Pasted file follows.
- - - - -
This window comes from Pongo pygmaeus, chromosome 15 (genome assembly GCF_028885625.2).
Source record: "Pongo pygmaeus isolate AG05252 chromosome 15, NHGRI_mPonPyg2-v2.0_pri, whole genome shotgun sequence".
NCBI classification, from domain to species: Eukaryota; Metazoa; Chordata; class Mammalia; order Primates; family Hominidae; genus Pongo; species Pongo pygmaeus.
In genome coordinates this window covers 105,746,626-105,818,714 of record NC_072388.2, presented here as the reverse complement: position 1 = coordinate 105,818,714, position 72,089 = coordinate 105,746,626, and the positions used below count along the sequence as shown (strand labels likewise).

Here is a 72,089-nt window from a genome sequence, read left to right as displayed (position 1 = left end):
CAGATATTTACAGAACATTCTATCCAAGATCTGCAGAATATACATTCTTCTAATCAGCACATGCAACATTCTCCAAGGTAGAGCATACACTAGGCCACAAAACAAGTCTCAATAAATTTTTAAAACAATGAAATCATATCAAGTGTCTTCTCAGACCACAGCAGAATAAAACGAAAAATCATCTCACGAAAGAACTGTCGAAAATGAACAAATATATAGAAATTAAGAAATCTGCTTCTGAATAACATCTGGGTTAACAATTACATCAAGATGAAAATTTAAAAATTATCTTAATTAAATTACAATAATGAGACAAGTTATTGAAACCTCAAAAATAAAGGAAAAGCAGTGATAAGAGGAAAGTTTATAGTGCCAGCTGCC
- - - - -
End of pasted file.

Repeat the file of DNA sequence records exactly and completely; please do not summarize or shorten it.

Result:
This window comes from Pongo pygmaeus, chromosome 15 (genome assembly GCF_028885625.2).
Source record: "Pongo pygmaeus isolate AG05252 chromosome 15, NHGRI_mPonPyg2-v2.0_pri, whole genome shotgun sequence".
NCBI classification, from domain to species: Eukaryota; Metazoa; Chordata; class Mammalia; order Primates; family Hominidae; genus Pongo; species Pongo pygmaeus.
In genome coordinates this window covers 105,746,626-105,818,714 of record NC_072388.2, presented here as the reverse complement: position 1 = coordinate 105,818,714, position 72,089 = coordinate 105,746,626, and the positions used below count along the sequence as shown (strand labels likewise).

Here is a 72,089-nt window from a genome sequence, read left to right as displayed (position 1 = left end):
CAGATATTTACAGAACATTCTATCCAAGATCTGCAGAATATACATTCTTCTAATCAGCACATGCAACATTCTCCAAGGTAGAGCATACACTAGGCCACAAAACAAGTCTCAATAAATTTTTAAAACAATGAAATCATATCAAGTGTCTTCTCAGACCACAGCAGAATAAAACGAAAAATCATCTCACGAAAGAACTGTCGAAAATGAACAAATATATAGAAATTAAGAAATCTGCTTCTGAATAACATCTGGGTTAACAATTACATCAAGATGAAAATTTAAAAATTATCTTAATTAAATTACAATAATGAGACAAGTTATTGAAACCTCAAAAATAAAGGAAAAGCAGTGATAAGAGGAAAGTTTATAGTGCCAGCTGCC